People and organizations involved: 9/11 Congressional Inquiry, Central Intelligence Agency, US Congress, Omar al-Bayoumi, Federal Bureau of Investigation
          

September 12, 2003: Bush Administration Is Sued for Having Foreknowledge of 9/11 Attacks      Complete 911 Timeline

      
Ellen Mariani.
9/11 victim's relative Ellen Mariani sues the US government, claiming that certain officials had foreknowledge of the 9/11 attacks. “I'm 100 percent sure that they knew,” she says. In doing so, she is ineligible for government compensation from what she calls the “shut-up and go-away fund.” She believes she would have received around $500,000. According to a statement by her lawyer, her lawsuit against President Bush, Vice President Cheney, the CIA, Defense Department, and other administration members “is based upon prior knowledge of 9/11; knowingly failing to act, prevent or warn of 9/11; and the ongoing obstruction of justice by covering up the truth of 9/11; all in violation of the laws of the United States.” As the Toronto Star points out, this interesting story has been “buried” by the mainstream media, at least initially. Coverage has been limited mostly to Philadelphia where the case was filed and New Hampshire where Mariani lives. [Al Jazeera, 12/9/03; Toronto Star, 11/30/03; Village Voice, 12/3/03; Philadelphia Inquirer, 12/3/03; Philadelphia Inquirer, 9/23/03; Associated Press, 12/24/03]
People and organizations involved: Ellen Mariani, Central Intelligence Agency, Richard ("Dick") Cheney, George W. Bush, United States, US Department of Defense
          

February 9, 2004: Full 9/11 Commission Allowed To View PDB Summaries      Complete 911 Timeline

       The 9/11 Commission gets greater access to classified intelligence briefings under a new agreement with the White House. The 10-member panel had been barred from reviewing notes concerning the presidential daily briefings taken by three of its own commissioners and the commission's director in December 2003. The new agreement allows all commission members the opportunity to read White House-edited versions of the summaries. The White House had faced criticisms for allowing only some commissioners to see the notes. Still, only three commissioners are allowed to see the original, unclassified documents. [Associated Press, 2/10/04]
People and organizations involved: 9/11 Commission, Bush administration, Central Intelligence Agency
          

June-November 2004: Critical CIA Report on 9/11 Failures Is Finished, But Its Release Is Successfully Delayed Until After Presidential Election      Complete 911 Timeline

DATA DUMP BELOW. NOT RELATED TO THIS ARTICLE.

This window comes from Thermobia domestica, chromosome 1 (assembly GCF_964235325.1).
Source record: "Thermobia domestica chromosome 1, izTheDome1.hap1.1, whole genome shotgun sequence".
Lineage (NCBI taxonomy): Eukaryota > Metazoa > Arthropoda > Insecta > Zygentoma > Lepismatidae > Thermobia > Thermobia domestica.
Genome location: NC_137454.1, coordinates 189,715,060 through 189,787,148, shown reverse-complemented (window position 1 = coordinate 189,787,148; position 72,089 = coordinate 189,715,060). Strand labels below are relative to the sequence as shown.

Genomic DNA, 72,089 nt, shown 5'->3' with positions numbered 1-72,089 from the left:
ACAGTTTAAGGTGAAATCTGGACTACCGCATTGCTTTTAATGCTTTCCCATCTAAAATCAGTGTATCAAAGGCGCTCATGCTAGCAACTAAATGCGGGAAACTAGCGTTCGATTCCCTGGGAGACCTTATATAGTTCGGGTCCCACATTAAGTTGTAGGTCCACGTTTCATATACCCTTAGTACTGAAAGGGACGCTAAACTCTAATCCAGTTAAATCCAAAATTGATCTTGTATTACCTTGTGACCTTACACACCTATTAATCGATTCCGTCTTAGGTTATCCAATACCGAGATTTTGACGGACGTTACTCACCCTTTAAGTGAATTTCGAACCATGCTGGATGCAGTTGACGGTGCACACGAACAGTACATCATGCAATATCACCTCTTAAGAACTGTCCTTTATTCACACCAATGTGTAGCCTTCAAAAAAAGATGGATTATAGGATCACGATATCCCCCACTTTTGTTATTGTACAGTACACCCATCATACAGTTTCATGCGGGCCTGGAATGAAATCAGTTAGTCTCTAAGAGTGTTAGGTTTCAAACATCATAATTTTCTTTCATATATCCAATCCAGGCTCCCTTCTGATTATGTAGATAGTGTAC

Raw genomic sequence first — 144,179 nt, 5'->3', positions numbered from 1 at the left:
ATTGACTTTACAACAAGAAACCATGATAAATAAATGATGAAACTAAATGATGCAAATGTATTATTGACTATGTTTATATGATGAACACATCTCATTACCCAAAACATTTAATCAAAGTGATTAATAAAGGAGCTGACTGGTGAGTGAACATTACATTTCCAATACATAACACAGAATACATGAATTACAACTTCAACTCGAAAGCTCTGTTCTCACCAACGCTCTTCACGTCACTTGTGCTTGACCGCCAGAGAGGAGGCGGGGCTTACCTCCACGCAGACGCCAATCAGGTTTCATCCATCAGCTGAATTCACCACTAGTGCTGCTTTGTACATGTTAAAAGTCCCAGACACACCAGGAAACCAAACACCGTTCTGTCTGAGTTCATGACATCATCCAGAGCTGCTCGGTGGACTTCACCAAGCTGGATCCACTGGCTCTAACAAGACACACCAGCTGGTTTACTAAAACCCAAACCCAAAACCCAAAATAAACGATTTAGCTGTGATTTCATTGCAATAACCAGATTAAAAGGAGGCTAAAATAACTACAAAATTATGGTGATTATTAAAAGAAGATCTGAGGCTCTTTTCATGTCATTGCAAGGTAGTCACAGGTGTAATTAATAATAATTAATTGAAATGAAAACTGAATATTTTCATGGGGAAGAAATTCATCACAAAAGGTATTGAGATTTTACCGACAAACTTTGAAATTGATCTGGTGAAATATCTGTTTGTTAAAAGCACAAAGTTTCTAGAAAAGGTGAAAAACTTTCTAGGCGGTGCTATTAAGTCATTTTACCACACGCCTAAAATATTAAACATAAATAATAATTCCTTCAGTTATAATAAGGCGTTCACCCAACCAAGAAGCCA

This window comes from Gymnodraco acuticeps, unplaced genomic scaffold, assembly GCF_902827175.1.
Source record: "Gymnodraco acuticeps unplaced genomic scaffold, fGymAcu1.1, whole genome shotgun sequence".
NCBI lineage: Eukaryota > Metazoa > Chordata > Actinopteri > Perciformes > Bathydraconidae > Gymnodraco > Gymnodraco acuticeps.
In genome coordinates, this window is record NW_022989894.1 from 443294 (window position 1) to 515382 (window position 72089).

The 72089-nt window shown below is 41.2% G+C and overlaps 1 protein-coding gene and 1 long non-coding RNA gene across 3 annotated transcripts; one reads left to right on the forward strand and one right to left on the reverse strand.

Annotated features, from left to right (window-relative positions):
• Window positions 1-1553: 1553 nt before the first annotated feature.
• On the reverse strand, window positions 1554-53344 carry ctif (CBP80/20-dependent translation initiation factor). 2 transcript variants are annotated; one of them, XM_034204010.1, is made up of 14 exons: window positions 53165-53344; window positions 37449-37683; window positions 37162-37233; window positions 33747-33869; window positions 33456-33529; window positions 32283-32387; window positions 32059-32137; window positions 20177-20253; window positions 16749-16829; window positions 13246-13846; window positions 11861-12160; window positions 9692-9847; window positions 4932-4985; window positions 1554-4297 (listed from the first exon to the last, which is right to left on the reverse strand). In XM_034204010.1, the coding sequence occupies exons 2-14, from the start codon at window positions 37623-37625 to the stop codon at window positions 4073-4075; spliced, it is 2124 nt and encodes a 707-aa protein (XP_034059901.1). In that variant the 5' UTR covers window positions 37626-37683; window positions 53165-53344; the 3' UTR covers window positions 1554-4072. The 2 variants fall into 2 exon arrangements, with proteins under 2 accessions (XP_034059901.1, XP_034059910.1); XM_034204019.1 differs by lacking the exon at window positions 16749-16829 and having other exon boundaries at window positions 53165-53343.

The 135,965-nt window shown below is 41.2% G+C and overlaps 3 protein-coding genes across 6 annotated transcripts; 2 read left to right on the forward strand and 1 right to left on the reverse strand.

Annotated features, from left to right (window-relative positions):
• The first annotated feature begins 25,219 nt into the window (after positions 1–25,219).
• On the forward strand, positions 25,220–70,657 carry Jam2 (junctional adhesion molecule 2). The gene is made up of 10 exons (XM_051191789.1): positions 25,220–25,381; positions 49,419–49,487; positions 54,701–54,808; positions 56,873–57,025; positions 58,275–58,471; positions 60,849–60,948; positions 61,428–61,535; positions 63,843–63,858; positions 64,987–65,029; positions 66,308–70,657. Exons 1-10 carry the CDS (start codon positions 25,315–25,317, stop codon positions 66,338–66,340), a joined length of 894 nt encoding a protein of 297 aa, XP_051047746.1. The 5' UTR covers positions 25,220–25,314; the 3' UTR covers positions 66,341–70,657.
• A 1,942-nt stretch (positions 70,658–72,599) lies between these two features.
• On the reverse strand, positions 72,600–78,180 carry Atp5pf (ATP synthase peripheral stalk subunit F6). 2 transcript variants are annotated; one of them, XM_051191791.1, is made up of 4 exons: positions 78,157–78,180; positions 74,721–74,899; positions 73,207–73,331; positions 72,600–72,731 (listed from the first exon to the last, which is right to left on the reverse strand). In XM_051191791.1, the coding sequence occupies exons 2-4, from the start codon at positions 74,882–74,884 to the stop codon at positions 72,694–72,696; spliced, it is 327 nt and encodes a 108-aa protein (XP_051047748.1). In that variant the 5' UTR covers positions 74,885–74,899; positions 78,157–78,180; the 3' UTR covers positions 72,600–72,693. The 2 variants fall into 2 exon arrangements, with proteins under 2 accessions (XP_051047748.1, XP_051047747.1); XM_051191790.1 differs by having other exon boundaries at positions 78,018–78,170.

In November 2002, as the 9/11 Congressional Inquiry was finishing its investigation, it formally asked for a report by the CIA to determine “whether and to what extent personnel at all levels should be held accountable” for the failure to stop the 9/11 attacks. [New York Times, 9/14/04] The CIA report by the agency's inspector general is completed in June 2004. Newsweek calls the report “hard-hitting” and says it “identifies a host of current and former officials who could be candidates for possible disciplinary procedures imposed by a special CIA Accountability Board.” [Newsweek, 10/24/04] While the 9/11 Congressional Inquiry and 9/11 Commission Reports didn't single out individuals for blame, this one does, and it is said to find “very senior-level officials responsible. Those who have read the classified report say that it faults about 20 intelligence officials, including former CIA Director George Tenet, his former Deputy Director of Operations James Pavitt, and the former head of the CIA's Counterterrorism Center Cofer Black. Tenet in particular is faulted for focusing too little attention on combating al-Qaeda as a whole in the years prior to 9/11.” [Washington Post, 10/6/05; Los Angeles Times, 10/6/05; Los Angeles Times, 10/19/04] The report is submitted to John McLaughlin, interim acting CIA Director, but he returns it to the inspector general with a request “for more information.” [New York Times, 9/14/04] It continues to remain completely classified, and even the 9/11 Commissioners (who all have high level security clearances) are not allowed to see it before they complete their own 9/11 investigation. [Newsweek, 10/24/04] In late September 2004, Peter Hoekstra (R) and Jane Harman (D), chairman and highest ranking Democrat of the House Intelligence Committee respectively, send a letter to the CIA. [New York Times, 10/27/04] They request that at least their committee, as the oversight committee that originally mandated the creation of the report, be allowed to see the report. But even this committee and the Senate Intelligence Committee are not allowed to see it. One anonymous official who has read the report tells the Los Angeles Times, “It is infuriating that a report which shows that high-level people were not doing their jobs in a satisfactory manner before 9/11 is being suppressed. ... The report is potentially very embarrassing for the administration, because it makes it look like they weren't interested in terrorism before 9/11, or in holding people in the government responsible afterward.” This official says the report has been deliberately stalled, first by John McLaughlin, then by Porter Goss, his replacement as CIA Director. (Ironically, Goss was the co-chairman of the 9/11 Congressional Inquiry that originally called for the report.) This official further notes that the only legal and legitimate reason the CIA can give for holding back such a report is national security, yet this reason has not been invoked. The official claims that Goss is “basically sitting on the report until after the [November 2004 Presidential] election. No previous director of CIA has ever tried to stop the inspector general from releasing a report to the Congress, in this case a report requested by Congress.” [Los Angeles Times, 10/20/04; Los Angeles Times, 10/19/04] One anonymous CIA official says, “Everybody feels it will be better off if this hits the fan after the election.” [Newsweek, 10/24/04] The previously mentioned official speaking to The Los Angeles Times comments that the successful delay of the report's release until after the election has “led the management of the CIA to believe it can engage in a cover-up with impunity.” [Los Angeles Times, 10/19/04] More details of the report are revealed to the media in January 2005.(see January 7, 2005). In October 2005, CIA Director Porter Goss will announce that he is not going to release the report, and also will not convene an accountability board to hold anyone responsible.(see October 10, 2005).